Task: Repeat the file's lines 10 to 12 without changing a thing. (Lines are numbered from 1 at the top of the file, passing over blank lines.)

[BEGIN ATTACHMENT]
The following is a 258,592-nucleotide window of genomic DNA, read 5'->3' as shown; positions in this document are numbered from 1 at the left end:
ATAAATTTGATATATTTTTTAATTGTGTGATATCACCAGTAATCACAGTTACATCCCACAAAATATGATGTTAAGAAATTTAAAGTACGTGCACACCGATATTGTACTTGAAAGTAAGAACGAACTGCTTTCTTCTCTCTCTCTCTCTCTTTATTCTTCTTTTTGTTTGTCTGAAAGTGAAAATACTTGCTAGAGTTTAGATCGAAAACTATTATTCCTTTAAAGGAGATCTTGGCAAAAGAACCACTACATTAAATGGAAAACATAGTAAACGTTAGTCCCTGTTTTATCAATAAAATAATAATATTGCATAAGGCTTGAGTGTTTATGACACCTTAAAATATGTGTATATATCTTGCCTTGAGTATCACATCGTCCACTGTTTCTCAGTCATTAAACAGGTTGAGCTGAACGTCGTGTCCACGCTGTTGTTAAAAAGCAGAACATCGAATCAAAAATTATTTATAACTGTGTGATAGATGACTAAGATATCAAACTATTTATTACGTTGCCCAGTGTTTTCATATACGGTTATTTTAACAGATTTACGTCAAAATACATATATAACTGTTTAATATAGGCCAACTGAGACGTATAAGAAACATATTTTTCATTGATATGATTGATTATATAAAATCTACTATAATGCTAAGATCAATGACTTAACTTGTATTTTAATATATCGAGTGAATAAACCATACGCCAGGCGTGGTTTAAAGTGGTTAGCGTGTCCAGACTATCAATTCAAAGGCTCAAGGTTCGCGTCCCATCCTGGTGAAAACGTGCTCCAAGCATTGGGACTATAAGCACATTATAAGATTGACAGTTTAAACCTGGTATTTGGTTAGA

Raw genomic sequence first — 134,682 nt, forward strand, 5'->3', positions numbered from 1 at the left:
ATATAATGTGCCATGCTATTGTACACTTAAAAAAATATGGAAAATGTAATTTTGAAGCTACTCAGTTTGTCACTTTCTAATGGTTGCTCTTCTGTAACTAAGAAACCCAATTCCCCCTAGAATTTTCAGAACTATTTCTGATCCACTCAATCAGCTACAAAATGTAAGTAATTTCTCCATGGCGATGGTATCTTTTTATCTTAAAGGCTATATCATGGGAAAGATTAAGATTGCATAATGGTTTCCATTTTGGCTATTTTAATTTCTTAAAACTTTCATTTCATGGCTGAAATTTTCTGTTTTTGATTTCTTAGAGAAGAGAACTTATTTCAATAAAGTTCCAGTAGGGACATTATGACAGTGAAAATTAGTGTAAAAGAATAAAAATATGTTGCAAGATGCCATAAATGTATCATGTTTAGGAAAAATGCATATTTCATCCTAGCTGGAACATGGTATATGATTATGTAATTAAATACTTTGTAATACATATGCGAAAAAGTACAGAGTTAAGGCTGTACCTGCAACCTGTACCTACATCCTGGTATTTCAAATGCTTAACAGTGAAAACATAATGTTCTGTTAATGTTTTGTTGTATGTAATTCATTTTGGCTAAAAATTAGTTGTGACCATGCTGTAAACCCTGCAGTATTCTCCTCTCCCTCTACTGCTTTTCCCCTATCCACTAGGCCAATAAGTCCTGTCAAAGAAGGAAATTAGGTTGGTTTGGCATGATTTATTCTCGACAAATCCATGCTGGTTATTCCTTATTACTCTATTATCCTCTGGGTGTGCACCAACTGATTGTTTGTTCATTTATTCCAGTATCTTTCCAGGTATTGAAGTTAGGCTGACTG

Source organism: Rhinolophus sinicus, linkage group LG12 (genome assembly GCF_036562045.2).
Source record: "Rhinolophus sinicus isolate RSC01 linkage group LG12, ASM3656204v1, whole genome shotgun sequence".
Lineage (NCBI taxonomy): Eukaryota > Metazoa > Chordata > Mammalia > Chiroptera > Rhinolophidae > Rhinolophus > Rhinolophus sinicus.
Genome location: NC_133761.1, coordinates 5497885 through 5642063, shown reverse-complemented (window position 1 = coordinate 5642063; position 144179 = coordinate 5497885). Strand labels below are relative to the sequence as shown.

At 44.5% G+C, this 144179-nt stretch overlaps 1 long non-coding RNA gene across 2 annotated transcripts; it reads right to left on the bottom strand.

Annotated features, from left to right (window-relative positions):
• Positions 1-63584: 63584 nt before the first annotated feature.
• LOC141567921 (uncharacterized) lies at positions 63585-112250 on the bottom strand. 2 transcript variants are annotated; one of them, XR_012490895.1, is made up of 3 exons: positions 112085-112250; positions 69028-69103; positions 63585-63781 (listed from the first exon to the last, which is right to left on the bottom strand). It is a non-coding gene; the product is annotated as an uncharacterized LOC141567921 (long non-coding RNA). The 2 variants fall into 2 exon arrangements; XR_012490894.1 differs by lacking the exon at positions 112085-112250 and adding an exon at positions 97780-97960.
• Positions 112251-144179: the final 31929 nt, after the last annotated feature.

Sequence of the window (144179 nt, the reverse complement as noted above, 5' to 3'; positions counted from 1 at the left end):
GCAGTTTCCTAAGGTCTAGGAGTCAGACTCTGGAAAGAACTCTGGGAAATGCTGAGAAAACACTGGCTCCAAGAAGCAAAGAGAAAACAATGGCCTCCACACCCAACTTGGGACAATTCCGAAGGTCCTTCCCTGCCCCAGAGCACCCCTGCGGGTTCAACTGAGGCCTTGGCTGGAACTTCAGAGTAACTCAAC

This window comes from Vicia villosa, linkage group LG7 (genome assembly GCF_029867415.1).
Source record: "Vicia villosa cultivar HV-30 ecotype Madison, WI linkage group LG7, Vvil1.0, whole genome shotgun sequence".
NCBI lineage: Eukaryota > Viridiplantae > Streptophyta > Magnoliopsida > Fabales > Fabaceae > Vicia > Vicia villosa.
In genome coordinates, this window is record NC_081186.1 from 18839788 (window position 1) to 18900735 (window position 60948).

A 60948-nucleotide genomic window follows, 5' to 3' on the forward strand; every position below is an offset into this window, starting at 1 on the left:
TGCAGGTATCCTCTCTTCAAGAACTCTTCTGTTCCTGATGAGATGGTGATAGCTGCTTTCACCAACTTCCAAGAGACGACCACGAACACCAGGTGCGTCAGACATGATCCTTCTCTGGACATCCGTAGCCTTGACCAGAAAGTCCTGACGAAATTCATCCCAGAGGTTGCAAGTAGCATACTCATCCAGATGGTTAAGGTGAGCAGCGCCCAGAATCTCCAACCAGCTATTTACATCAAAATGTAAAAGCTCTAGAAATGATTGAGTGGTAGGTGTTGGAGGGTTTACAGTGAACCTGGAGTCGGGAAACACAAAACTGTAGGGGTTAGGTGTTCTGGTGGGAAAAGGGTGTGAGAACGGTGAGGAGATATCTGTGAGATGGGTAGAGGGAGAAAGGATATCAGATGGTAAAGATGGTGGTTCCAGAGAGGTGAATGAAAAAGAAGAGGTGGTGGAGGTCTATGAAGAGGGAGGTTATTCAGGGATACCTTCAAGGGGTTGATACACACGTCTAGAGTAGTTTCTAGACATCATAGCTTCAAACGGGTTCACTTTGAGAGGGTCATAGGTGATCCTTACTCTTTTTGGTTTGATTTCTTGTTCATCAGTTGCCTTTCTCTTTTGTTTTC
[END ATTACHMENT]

Annotated features, from left to right (window-relative positions):
• Positions 1-63584: 63584 nt before the first annotated feature.
• LOC141567921 (uncharacterized) lies at positions 63585-112250 on the bottom strand. 2 transcript variants are annotated; one of them, XR_012490895.1, is made up of 3 exons: positions 112085-112250; positions 69028-69103; positions 63585-63781 (listed from the first exon to the last, which is right to left on the bottom strand). It is a non-coding gene; the product is annotated as an uncharacterized LOC141567921 (long non-coding RNA). The 2 variants fall into 2 exon arrangements; XR_012490894.1 differs by lacking the exon at positions 112085-112250 and adding an exon at positions 97780-97960.